As a mark of his intentions, Le Strange had moved the ancient village cross from Old Hunstanton to a new site in 1846, and in 1848 the first main building was erected; this was the Royal Hotel (now the Golden Lion), the work of the renowned Victorian architect, William Butterfield, a friend of Le Strange. Overlooking a sloping green and the sea, and for several years standing alone, it earned the nickname "Le Strange's Folly". In 1850 Le Strange, an amateur architect and painter, appointed a land agent to survey the site and prepare a plan. Le Strange drew and painted a map and a perspective of the scheme, showing shops, a station and a church, he consulted William Butterfield on the design. Their shared passion was for an "Old English" style of architecture for domestic buildings, owing much to medieval precedents and the earnestness of the Victorian Gothic Revival. Hunstanton became an exemplar of a 19th-century estate seaside town. Most of the fabric and character of the original development survives.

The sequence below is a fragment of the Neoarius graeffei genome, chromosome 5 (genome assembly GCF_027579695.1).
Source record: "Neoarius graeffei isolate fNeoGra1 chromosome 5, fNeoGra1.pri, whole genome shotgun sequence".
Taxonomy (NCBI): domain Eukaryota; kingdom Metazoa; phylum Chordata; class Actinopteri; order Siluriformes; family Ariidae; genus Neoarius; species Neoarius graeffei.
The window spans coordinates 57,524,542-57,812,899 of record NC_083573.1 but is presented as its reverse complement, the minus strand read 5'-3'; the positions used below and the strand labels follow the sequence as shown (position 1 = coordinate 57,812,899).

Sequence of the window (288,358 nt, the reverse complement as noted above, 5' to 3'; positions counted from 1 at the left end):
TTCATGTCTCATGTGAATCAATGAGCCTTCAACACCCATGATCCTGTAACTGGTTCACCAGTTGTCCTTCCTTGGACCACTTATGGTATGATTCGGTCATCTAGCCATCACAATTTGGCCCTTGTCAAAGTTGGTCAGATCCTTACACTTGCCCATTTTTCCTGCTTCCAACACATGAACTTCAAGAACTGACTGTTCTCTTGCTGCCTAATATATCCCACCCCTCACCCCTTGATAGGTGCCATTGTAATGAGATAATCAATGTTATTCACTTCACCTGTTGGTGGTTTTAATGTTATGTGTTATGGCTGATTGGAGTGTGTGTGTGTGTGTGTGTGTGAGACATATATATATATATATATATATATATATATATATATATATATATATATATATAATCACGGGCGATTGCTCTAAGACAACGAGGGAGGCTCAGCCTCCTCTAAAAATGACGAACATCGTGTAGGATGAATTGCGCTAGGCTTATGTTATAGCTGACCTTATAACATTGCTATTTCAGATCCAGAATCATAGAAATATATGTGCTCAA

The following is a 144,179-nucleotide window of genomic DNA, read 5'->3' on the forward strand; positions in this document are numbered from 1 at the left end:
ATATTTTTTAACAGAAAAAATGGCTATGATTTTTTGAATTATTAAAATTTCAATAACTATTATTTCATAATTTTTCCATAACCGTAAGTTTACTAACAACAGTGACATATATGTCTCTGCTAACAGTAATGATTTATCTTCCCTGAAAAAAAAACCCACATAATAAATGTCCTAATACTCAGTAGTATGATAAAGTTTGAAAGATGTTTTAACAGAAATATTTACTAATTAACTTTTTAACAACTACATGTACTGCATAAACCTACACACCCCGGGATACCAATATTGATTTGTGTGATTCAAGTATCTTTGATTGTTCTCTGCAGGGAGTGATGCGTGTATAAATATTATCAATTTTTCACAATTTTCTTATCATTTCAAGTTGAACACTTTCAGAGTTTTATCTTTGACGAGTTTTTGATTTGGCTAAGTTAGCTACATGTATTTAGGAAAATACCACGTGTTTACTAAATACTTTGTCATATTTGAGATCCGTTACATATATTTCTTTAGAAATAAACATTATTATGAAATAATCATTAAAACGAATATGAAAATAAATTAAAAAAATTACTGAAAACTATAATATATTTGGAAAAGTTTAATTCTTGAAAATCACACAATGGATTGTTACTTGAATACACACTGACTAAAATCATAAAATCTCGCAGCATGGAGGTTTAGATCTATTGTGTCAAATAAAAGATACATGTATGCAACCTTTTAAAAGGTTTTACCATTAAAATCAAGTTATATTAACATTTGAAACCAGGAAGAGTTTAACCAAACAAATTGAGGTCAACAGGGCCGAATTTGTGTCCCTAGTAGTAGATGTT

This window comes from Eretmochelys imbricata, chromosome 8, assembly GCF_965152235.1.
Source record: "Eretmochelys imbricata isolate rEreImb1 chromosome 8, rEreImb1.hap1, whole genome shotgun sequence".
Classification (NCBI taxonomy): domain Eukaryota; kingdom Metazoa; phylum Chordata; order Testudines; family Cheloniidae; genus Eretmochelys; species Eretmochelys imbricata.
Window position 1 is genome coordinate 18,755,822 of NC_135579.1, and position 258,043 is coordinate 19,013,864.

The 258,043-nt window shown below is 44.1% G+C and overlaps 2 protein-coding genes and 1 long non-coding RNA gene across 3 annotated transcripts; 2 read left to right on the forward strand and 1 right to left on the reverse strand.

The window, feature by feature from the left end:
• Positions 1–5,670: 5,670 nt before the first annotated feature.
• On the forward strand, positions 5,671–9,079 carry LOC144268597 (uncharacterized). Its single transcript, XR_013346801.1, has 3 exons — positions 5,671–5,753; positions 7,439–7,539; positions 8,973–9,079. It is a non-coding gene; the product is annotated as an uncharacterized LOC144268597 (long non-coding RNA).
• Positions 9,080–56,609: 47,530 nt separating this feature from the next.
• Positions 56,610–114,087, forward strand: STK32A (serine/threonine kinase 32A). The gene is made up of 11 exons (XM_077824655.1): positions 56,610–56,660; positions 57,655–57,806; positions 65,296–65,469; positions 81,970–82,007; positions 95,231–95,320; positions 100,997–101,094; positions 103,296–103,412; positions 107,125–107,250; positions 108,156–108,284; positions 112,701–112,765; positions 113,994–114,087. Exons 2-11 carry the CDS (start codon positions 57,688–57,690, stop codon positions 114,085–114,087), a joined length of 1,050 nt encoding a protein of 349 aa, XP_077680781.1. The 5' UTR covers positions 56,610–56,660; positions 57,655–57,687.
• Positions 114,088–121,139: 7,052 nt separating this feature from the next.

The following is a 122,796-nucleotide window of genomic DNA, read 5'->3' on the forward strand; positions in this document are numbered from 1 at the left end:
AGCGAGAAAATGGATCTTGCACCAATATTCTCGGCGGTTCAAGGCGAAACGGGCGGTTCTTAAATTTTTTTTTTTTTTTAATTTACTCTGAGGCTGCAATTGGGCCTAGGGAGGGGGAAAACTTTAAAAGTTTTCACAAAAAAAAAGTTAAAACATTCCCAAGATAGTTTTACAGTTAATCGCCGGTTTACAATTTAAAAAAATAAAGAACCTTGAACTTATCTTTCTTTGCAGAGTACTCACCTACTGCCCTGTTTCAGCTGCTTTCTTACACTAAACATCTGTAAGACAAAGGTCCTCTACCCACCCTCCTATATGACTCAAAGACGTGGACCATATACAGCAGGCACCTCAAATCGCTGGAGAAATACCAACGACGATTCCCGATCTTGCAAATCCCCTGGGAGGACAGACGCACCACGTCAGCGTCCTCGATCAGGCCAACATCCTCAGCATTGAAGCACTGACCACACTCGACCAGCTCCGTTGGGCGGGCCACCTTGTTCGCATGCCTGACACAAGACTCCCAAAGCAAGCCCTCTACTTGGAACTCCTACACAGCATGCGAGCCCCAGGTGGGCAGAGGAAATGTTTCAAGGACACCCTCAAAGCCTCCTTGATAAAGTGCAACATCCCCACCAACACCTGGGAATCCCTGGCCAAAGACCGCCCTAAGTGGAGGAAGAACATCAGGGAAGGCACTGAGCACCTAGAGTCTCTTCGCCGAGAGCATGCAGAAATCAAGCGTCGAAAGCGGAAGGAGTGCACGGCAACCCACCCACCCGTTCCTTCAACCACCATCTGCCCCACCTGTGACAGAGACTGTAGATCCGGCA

For a period in 1915, during the First World War, Hunstanton served as headquarters of the West Norfolk training programme of the Queen's Own Cameron Highlanders, as they prepared for active service in France.[9]

Hunstanton was badly hit by the North Sea Flood of 1953; the wall of water on the night of 31 January – 1 February killed 31 people in the town, of whom 16 were American servicemen and their families. There were 35 more victims in neighbouring places such as Snettisham and Heacham.[10]

Notable people[edit]

In birth order:

  • Edward the Martyr (died 869), King of East Anglia, landed here to claim his kingdom about 855.
  • Sir Roger L'Estrange (1616–1704), Royalist and pamphleteer, was born here.